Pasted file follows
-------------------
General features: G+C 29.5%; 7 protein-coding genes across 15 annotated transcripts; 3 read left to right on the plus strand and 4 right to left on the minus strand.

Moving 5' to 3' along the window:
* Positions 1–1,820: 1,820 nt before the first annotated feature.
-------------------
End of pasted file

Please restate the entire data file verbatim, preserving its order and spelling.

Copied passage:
General features: G+C 29.5%; 7 protein-coding genes across 15 annotated transcripts; 3 read left to right on the plus strand and 4 right to left on the minus strand.

Moving 5' to 3' along the window:
* Positions 1–1,820: 1,820 nt before the first annotated feature.